Tarsal tunnel is the gap formed between the underlying bones of the foot and the overlying tough fibrous tissue. Tarsal tunnel syndrome refers to a condition where the posterior tibial nerve that lies within the tarsal tunnel is compressed or “pinched.”
The exact cause of tarsal tunnel syndrome is not known, but certain conditions can increase the risk, including:
- Bone spurs
- Benign tumors
- Muscle impingement
- Foot deformities
Other medical conditions, such as arthritis, can cause swelling of the joints that can compress the nerve. Scar tissue formed after an ankle injury and growth of abnormal blood vessels can also press against the nerve, resulting in compression.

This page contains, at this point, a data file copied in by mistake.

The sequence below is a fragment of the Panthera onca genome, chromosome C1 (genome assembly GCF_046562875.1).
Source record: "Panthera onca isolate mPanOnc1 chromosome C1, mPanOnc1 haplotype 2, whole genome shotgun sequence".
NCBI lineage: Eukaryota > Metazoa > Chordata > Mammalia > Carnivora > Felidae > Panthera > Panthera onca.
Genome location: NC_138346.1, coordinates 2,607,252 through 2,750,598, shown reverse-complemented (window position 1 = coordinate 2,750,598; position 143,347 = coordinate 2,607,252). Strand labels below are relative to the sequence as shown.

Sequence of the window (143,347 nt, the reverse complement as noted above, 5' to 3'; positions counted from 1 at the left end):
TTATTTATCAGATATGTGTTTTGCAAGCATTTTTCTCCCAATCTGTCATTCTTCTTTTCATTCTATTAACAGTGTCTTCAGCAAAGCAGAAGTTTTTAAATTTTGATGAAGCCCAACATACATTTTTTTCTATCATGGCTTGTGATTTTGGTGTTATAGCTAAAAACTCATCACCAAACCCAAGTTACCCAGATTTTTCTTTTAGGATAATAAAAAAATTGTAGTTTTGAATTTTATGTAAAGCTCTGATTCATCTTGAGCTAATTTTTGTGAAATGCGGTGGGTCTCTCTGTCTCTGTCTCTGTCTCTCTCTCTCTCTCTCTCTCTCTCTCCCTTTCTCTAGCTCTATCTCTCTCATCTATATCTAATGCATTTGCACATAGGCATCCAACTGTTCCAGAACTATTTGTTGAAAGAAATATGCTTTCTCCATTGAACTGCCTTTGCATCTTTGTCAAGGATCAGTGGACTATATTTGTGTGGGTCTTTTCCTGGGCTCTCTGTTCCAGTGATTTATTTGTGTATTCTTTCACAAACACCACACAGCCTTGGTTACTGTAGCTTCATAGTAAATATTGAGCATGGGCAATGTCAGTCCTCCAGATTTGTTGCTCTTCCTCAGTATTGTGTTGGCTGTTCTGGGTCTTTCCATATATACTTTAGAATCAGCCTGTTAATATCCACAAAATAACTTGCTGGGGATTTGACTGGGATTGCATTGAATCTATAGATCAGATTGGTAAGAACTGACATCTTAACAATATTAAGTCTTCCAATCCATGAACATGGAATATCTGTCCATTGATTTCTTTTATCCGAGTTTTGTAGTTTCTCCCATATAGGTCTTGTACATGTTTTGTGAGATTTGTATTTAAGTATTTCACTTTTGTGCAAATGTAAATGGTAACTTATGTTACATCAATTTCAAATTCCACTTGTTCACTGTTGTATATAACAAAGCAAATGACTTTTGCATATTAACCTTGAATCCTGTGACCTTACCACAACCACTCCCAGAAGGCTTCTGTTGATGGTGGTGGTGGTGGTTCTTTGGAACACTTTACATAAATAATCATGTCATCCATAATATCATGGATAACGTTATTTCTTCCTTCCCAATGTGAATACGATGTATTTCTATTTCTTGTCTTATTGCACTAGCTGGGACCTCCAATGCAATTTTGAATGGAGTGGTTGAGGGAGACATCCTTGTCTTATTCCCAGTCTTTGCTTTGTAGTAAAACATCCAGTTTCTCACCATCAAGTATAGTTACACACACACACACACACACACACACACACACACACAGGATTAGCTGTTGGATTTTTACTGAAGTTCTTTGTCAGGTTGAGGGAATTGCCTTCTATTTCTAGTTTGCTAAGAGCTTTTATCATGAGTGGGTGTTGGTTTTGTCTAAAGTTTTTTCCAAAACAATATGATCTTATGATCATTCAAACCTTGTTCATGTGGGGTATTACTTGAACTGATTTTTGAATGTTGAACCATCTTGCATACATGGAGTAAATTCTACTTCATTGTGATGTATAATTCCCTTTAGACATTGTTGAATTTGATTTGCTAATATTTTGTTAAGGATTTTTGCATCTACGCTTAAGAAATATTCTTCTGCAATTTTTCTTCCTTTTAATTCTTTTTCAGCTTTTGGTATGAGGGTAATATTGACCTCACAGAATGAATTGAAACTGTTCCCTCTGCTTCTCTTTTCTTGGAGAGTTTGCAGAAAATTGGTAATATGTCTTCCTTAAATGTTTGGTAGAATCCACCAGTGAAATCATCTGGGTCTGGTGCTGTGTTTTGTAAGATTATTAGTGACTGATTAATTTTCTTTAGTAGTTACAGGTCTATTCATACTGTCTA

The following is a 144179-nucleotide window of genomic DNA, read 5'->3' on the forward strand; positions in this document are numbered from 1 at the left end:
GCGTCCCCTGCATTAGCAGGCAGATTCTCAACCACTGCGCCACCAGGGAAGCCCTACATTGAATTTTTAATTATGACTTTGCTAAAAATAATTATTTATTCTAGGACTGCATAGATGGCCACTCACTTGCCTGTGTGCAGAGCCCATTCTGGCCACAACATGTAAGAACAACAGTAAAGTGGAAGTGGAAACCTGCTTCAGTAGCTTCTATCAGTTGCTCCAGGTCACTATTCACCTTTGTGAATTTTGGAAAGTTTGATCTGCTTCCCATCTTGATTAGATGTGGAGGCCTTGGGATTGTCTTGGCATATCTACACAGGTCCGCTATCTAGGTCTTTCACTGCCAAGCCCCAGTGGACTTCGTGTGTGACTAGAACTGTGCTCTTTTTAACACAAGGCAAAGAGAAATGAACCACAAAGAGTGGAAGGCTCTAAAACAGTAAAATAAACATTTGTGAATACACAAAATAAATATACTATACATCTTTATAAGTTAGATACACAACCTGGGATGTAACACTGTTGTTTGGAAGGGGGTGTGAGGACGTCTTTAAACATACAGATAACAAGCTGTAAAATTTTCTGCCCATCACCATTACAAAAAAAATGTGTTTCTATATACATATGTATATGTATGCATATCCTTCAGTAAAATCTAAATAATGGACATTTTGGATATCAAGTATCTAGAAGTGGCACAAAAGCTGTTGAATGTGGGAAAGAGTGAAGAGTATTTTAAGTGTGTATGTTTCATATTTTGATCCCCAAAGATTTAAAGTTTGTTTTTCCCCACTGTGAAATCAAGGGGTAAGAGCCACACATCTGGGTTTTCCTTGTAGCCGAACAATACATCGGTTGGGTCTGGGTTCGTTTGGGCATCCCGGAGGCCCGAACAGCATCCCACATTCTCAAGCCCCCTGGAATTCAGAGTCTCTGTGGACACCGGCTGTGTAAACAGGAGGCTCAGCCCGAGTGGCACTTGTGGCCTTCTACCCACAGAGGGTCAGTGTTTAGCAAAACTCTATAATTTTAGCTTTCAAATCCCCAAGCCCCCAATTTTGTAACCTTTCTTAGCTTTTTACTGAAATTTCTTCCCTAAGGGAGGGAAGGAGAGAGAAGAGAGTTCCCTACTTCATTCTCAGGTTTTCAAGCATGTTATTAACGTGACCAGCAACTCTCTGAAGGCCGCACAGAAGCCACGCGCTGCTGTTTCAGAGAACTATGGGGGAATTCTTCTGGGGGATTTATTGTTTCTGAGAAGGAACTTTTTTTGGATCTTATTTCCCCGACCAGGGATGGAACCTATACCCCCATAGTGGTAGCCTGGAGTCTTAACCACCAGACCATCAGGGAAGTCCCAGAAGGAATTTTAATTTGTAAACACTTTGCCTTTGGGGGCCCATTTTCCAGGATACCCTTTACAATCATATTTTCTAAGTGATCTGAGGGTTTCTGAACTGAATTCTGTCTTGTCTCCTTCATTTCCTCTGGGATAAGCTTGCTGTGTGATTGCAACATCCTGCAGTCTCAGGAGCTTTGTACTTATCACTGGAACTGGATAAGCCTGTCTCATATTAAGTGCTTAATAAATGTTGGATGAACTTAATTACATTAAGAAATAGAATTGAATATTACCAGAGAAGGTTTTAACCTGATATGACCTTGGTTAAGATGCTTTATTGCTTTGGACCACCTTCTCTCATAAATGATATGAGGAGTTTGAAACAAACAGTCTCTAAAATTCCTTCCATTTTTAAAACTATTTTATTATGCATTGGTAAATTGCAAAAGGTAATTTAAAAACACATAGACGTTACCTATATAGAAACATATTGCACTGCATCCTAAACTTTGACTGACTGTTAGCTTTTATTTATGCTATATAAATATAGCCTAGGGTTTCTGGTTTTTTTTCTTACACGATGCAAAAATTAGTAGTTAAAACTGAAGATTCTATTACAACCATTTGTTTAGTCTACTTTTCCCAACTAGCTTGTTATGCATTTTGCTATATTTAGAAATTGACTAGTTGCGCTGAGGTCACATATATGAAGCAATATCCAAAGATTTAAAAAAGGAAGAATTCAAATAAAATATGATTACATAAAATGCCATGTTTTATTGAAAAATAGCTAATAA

Symptoms and Diagnosis
Most children with tarsal tunnel syndrome complain of pain, numbness and burning or tingling sensation at the bottom of the foot and heel.
Tarsal tunnel syndrome can be diagnosed by Tinel’s test. Tinel’s test is performed by tapping the posterior tibial nerve lightly which produces pain and other symptoms indicating tarsal tunnel syndrome.
Tarsal tunnel syndrome may be treated with conservative approaches, including:
- Nonsteroidal anti-inflammatory medications to relieve pain and reduce swelling
- Corticosteroid injections into the area around the nerve to decrease the swelling
- Orthotics, such as specially designed shoe inserts or change in footwear, to help support the arch of the foot and take the tension off the tibial nerve
Surgery is often considered a last resort and is only considered when conservative treatments fail to resolve the condition and relieve symptoms. Your doctor may perform tarsal tunnel release surgery to treat the condition. During this surgery, an incision is made in the tarsal tunnel and the pressure on the tibial nerve is released.